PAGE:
“For a corporation, which boasts of an income of about Rs 6,000 crore, why can’t a technically sound water management system be put in place?” asked Qaneez Sukhrani, secretary of the Nagrik Chetna Manch. “Also, if water tankers fill from the PMC water stations and supply to citizens at an astronomical cost, why can’t the corporation supply the same water directly through its supply and distribution lines?”

Experts have suggested installing rainwater harvesting to ease the situation. A recent analysis by the Indian Meteorological Department (IMD) determined that rooftop rainwater harvesting can help greatly in bridging the demand vs supply gap. One study pointed out that a small house in Pune can harvest close to 44,717 litres of rainwater during the monsoons, a medium-sized house 89,435 litres while a big house can harvest 1.34 lakh litres of water. But as of now, there is no mandatory requirement to install rainwater harvesting systems in residential and commercial complexes.

As monsoon set in over the city, State revenue minister Chandrakant Patil assured citizens that the water crisis will be resolved by June end. But the supply shortage has only got worse even as the rains flood many parts of the city. Puneites can only hope that the PMC will start to implement a robust repair and distribution framework, keep a regular check on tanker lobbies, and promote initiatives like rooftop rainwater harvesting. It’s all that they can do.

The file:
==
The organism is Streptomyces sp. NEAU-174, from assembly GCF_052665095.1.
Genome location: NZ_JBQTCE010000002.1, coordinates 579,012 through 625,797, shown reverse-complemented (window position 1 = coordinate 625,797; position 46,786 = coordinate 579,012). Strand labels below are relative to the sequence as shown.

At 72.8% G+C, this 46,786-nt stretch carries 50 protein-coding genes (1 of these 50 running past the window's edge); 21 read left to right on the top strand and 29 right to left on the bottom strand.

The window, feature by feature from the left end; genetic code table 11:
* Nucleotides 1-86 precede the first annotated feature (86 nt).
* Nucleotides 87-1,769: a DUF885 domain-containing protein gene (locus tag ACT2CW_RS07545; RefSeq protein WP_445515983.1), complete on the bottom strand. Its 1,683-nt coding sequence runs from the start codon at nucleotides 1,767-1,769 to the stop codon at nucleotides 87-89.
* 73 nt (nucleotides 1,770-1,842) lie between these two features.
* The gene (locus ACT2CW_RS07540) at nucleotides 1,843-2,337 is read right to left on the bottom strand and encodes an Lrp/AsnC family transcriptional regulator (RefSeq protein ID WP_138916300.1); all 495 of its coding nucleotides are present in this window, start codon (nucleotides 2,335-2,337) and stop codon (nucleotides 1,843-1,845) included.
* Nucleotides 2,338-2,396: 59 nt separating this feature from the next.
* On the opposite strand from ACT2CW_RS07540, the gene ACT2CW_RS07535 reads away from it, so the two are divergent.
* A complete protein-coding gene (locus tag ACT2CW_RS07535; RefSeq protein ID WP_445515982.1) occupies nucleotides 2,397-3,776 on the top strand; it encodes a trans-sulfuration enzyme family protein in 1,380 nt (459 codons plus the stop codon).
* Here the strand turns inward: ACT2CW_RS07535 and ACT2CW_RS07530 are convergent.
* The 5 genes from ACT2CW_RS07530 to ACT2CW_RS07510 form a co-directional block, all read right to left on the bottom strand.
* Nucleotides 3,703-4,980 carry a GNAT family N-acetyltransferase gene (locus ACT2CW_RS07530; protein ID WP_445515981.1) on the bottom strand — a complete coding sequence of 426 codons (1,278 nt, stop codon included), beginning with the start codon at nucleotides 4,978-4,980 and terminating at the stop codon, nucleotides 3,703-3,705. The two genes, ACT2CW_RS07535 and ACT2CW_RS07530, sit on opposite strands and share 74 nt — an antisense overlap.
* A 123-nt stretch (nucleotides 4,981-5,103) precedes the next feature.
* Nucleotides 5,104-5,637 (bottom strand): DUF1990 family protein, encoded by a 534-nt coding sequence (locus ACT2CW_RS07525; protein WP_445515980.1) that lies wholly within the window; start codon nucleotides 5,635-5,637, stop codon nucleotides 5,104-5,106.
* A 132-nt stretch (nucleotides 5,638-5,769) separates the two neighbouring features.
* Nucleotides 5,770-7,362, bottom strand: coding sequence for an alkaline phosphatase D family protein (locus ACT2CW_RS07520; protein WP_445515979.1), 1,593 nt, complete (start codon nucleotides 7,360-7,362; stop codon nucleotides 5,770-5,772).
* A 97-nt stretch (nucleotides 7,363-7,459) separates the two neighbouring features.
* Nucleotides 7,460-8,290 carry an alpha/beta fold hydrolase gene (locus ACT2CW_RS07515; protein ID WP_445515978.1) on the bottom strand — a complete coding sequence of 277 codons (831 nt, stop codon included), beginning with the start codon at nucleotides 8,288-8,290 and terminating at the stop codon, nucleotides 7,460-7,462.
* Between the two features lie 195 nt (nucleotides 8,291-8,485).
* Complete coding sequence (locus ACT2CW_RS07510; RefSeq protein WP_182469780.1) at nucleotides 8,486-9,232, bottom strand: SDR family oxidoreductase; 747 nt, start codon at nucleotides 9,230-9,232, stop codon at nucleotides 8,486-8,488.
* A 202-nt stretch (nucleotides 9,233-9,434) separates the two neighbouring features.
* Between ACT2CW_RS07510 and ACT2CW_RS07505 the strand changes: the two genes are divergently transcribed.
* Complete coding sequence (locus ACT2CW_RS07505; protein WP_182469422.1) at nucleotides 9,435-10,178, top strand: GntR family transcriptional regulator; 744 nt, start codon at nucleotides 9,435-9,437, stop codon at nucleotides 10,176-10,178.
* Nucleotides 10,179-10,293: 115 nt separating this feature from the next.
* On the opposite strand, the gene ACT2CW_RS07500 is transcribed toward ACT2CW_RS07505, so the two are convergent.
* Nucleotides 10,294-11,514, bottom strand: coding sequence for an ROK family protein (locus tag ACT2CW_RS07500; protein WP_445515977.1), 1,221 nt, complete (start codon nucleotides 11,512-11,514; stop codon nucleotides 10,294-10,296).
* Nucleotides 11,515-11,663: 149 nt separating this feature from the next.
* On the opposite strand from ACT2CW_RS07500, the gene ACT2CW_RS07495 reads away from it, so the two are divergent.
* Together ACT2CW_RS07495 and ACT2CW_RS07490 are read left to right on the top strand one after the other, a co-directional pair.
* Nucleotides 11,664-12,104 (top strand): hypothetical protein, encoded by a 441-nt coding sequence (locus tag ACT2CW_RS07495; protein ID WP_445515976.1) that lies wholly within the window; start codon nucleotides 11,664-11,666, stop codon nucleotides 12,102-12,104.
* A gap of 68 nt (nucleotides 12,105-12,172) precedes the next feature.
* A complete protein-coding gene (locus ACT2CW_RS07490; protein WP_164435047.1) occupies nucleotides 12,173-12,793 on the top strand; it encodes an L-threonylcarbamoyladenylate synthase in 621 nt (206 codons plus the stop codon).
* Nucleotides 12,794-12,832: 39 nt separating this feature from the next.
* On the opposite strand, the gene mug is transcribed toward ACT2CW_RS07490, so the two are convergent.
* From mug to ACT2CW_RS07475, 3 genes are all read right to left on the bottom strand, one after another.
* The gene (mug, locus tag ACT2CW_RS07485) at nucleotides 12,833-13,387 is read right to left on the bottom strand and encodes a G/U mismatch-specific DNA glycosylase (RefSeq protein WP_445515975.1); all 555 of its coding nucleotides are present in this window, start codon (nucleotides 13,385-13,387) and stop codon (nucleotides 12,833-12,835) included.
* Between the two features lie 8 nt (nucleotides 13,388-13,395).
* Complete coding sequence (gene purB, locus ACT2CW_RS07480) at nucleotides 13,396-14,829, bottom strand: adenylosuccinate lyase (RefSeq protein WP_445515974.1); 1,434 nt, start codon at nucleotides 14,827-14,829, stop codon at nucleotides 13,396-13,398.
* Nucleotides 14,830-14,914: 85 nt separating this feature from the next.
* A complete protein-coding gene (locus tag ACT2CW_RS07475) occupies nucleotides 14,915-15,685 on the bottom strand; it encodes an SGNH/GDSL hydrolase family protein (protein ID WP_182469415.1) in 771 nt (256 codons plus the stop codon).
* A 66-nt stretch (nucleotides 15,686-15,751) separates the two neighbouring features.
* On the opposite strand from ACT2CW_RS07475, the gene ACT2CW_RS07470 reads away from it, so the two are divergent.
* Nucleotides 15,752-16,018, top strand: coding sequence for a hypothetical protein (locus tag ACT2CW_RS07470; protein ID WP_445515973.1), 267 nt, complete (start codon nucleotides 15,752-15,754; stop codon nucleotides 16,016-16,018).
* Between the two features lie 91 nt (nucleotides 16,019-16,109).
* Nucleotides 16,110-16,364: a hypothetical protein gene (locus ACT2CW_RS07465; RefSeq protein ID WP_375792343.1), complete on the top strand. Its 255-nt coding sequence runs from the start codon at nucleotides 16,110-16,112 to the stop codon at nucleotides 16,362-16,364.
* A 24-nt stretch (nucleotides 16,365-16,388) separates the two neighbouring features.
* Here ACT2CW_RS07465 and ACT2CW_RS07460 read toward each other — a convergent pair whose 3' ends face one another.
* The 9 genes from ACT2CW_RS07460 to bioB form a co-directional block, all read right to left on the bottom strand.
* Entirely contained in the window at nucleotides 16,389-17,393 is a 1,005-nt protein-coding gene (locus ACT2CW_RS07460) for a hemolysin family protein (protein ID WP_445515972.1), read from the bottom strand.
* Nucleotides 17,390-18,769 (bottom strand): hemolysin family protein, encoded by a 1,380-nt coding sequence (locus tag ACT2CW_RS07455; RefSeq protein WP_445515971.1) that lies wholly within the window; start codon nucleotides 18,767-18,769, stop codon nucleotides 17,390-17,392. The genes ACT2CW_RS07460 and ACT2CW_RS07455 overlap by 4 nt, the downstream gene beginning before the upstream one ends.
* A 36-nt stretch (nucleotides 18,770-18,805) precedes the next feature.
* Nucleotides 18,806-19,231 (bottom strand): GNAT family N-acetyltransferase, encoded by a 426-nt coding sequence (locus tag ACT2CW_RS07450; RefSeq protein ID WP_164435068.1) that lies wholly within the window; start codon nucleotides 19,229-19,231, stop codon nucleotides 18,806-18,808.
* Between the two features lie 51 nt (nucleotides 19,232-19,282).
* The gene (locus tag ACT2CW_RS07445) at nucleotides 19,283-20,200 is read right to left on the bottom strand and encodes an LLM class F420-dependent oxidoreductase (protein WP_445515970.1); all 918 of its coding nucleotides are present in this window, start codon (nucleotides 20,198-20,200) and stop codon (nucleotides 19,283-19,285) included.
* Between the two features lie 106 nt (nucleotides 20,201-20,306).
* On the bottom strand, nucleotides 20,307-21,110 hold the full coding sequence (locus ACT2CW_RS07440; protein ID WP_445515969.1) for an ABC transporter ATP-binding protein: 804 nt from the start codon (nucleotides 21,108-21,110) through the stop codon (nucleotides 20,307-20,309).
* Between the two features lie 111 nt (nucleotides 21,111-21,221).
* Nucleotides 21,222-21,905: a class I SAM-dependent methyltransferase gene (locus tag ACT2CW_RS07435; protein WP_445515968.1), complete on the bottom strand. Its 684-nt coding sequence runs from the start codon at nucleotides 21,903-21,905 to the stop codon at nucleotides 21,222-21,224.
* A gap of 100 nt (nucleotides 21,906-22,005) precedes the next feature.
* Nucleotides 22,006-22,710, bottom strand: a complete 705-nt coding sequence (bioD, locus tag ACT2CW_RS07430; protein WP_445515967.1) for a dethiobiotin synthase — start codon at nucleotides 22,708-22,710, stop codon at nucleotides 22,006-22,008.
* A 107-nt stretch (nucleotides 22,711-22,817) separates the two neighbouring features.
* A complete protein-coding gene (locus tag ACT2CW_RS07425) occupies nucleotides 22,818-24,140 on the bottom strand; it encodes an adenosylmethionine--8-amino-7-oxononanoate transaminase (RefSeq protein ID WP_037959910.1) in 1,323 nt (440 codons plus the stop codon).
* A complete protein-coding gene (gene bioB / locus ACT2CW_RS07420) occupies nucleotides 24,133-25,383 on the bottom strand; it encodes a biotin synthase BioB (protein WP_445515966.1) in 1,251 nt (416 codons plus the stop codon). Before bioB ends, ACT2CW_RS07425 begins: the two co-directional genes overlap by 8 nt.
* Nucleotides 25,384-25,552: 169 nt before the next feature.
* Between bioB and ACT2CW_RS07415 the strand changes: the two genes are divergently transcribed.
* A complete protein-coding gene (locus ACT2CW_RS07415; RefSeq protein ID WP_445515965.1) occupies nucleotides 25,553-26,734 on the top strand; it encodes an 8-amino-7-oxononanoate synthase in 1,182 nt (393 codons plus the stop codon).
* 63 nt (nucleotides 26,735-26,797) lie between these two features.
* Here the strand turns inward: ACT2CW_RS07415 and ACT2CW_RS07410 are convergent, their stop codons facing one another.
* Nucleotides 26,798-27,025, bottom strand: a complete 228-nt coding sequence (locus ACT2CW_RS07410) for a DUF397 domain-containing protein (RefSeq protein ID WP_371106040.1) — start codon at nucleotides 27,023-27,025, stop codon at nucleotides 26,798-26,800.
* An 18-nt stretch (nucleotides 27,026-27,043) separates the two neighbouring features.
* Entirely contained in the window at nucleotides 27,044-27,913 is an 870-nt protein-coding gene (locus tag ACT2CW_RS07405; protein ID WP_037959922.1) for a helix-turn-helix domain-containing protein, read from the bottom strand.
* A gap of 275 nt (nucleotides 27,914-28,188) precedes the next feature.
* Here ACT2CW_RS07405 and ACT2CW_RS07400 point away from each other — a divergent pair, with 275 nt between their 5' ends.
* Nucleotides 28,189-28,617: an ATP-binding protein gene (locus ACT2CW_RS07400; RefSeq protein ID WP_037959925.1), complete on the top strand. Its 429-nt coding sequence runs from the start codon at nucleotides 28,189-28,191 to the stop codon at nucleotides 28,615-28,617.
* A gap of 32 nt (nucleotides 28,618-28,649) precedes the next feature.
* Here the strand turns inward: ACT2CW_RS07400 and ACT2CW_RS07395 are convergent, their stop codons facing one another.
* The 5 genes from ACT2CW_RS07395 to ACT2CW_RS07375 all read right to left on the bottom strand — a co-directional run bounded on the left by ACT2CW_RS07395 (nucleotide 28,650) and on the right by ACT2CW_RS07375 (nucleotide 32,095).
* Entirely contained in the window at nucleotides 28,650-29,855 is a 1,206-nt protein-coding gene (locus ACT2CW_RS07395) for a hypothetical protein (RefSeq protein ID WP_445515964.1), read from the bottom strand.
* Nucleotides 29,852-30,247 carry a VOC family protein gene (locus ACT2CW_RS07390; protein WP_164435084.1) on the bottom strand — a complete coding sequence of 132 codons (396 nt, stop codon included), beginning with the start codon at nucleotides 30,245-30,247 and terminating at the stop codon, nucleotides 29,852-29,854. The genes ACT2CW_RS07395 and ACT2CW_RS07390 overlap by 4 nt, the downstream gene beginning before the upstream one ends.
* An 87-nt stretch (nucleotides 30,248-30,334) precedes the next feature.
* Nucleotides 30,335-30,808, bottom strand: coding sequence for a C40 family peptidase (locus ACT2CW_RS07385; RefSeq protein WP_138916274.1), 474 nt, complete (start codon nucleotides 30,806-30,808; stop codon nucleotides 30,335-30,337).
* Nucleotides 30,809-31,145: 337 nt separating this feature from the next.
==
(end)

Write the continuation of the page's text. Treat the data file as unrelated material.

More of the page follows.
Leave a Reply

Your email address will not be published. Required fields are marked *

This site uses Akismet to reduce spam. Learn how your comment data is processed.

Similar Story

For home-buyers in Bengaluru, a checklist to assess water security

Here is a comprehensive list of the critical questions to ask about water systems and availability, when buying a home in Bengaluru.

Sneha (name changed) decided to buy a flat in a gated community in Bengaluru this year. She was worried about the availability and sufficiency of water supply. She ticked off her checklist by asking one question to the builder: “How many borewells are there?” But could she have done more to assess water security in her new home? “Beyond that one question on borewells, no one could ask anything more,” she says, adding: “It is hypothetical, whether these borewells would supply the required water. Everyone felt that the use of tankers was inevitable. And that eventually the government would solve…

Similar Story

Water crisis 2024: Bengaluru parched, but cities across India struggling too

A round up of urban water crisis this summer, Bengaluru being the worst affected, and how governments are dealing with it.

With India witnessing one of the most scorching summers, water crisis is looming across many cities in the country. India's main reservoirs have hit their lowest March levels in five years, according to government data, indicating a strain on drinking water and power availability this summer. As per Central Water Commission (CWC) data, the 150 reservoirs monitored by the central government, which supply water for drinking and irrigation and are the country's key source of hydroelectricity, were filled to just 40% of capacity in March 2024.  India's hydro generation in the last 10 months from last April is down by…